Author Topic: Wireless doorbell without a battery  (Read 2122 times)

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Offline PeterFW

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Wireless doorbell without a battery
« on: March 17, 2016, 02:45:03 pm »
Hello!
I just came across a wireless doorbell design without a battery in the transmitter,
at first i thought, this might be a bit of a simple circuit, but it is quite sophisticated:

https://youtu.be/5cKhyGMZbq8?t=65

Sadly i can not just send you one but if you come across one, it seems to be a interesting piece of low current design with energy harvesting.

There is a electromechanical thingie in there wich generates the power, a ┬ÁC, RF chipset and a DCDC converter.
 

Offline RGB255_0_0

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Re: Wireless doorbell without a battery
« Reply #1 on: March 17, 2016, 02:49:07 pm »
Just watched that video reply also. I LOL'd at their advertising stills.

http://www.banggood.com/Linbell-G2-Waterproof-IPX7-Self-powered-No-Battery-Wireless-Door-Bell-p-1023669.html
« Last Edit: March 17, 2016, 02:54:05 pm by RGB255_0_0 »
Your toaster just set fire to an African child over TCP.
 

Offline ataradov

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Re: Wireless doorbell without a battery
« Reply #2 on: March 17, 2016, 04:42:37 pm »
Philips Hue Tap uses the same principle - http://www2.meethue.com/en-us/productdetail/philips-hue-tap-switch

It has 3 buttons, so design is a bit more complicated. You press a button and keep on pushing until entire base goes in. That generates enough energy to transmit a frame corresponding to a button.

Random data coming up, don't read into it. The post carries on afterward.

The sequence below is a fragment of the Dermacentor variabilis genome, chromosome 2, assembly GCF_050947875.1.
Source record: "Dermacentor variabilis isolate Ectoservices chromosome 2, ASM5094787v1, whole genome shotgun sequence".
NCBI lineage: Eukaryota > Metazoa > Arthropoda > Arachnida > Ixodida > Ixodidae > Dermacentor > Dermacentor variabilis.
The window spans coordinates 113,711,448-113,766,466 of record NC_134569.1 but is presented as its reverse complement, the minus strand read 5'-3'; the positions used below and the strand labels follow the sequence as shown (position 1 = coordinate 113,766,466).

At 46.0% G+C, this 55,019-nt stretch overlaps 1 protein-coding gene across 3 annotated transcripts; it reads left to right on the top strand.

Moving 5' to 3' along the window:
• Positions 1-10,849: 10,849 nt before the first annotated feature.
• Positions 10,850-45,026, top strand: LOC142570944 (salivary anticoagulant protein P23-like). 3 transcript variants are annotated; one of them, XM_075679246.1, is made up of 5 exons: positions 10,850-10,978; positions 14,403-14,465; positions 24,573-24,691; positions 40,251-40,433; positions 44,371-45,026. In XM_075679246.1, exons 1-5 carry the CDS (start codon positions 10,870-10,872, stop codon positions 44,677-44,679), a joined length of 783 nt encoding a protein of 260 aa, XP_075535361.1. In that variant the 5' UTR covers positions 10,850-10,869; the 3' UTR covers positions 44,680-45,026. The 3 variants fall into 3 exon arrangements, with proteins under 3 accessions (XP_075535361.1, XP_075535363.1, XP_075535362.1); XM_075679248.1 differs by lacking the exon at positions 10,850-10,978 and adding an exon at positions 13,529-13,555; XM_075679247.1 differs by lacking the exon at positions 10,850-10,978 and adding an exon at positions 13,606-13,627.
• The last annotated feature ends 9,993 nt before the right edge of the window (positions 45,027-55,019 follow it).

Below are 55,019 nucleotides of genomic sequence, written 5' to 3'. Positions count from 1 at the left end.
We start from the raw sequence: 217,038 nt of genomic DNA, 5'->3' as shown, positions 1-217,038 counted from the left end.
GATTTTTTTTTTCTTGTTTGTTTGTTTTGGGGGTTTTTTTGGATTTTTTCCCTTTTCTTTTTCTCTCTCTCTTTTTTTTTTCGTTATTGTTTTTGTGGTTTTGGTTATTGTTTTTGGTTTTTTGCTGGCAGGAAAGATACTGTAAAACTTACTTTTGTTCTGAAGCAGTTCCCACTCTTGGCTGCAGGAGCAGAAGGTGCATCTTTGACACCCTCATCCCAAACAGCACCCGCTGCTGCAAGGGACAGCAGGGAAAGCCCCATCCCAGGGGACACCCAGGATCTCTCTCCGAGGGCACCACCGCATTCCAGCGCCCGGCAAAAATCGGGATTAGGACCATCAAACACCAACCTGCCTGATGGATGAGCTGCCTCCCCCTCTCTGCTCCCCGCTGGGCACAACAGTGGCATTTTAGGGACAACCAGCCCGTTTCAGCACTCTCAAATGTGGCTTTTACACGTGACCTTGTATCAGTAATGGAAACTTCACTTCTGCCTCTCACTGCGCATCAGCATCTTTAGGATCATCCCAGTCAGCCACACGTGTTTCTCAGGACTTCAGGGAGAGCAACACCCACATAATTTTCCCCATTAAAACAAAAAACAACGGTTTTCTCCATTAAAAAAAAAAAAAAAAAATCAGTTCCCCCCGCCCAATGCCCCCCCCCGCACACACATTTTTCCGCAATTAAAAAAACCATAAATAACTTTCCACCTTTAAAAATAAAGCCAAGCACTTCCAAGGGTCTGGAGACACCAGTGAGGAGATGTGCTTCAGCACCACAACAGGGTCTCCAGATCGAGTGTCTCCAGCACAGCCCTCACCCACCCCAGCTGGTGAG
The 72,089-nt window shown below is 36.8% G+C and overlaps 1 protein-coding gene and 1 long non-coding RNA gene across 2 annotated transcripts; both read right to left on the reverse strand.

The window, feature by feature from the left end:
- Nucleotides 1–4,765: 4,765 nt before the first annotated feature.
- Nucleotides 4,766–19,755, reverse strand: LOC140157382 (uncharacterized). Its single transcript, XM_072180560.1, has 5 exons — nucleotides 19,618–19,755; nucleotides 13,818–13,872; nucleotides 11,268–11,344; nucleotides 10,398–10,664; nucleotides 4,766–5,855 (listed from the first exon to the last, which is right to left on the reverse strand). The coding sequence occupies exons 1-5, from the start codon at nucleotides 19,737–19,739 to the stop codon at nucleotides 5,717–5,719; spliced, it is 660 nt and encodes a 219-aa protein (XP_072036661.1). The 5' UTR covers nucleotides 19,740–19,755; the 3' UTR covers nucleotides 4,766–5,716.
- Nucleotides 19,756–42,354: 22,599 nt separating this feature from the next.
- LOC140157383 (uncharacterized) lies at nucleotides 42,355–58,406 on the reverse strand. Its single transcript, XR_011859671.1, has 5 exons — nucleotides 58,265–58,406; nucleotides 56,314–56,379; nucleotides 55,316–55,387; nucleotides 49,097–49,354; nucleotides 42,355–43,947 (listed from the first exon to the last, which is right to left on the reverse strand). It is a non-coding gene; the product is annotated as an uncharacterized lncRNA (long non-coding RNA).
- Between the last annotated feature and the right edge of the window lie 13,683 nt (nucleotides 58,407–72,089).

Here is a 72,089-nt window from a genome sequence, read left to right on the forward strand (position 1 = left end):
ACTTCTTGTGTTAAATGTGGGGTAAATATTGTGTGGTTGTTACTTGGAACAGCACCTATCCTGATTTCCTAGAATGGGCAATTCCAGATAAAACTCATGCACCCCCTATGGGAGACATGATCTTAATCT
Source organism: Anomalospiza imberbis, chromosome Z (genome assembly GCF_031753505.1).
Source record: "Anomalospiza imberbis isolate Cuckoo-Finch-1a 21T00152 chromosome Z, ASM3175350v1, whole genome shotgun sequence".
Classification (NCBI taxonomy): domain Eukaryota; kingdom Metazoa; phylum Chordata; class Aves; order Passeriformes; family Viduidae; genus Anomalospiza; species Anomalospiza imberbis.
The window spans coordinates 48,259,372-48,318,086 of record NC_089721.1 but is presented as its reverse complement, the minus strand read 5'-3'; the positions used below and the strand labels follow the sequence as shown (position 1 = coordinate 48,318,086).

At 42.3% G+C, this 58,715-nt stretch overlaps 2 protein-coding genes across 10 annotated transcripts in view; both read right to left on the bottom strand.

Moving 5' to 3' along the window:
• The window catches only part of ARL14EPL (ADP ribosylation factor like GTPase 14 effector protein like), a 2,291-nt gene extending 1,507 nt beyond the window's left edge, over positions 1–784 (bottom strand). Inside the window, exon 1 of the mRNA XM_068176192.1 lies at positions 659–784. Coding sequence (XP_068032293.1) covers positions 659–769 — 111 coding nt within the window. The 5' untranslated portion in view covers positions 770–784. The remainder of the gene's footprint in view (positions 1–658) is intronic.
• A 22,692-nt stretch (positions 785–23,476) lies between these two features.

Alex
 

Offline rfeecs

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Re: Wireless doorbell without a battery
« Reply #3 on: March 17, 2016, 06:42:30 pm »
These are becoming very common with "internet of things".

Just google "energy harvesting switch".
 

Offline Zbig

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Re: Wireless doorbell without a battery
« Reply #4 on: March 19, 2016, 03:20:44 pm »
Philips Hue Tap uses the same principle - http://www2.meethue.com/en-us/productdetail/philips-hue-tap-switch

It has 3 buttons, so design is a bit more complicated. You press a button and keep on pushing until entire base goes in. That generates enough energy to transmit a frame corresponding to a button.

I got one of these just recently. There's a teardown available online: http://arstechnica.com/gadgets/2014/08/gallery-dissecting-the-philips-hue-tap-wireless-battery-less-controller/
While it's undeniably cool and sophisticated ("look ma, no battery!"), for me, once the initial wow-factor wore off a bit, I think I would have preferred more conventional, battery-powered solution. From personal experience, batteries in such things tend to last forever. The force and amount of travel needed to activate it, while not a problem for an adult by any means, is fair amount larger than what we're used to while operating other modern devices. And there's this "you've pressed the smaller button but have to keep pressing harder for the whole thing to click" you've mentioned. I have yet to see how a person not familiar with Hue Tap's operation copes with it. On top of that, the mechanical construction is that you apply the force off-center and the other half tries to pull itself in asymmetrically, lagging a bit behind. I'm not sure how to explain it properly but picture the space key on the computer keyboard that has its "stabilizer bar" missing. Feels kind of weird and makes you wonder about the mechanism's reliability (even when the module's manufacturer, Enocean's figure is reassuring).
« Last Edit: March 19, 2016, 03:33:27 pm by Zbig »
 


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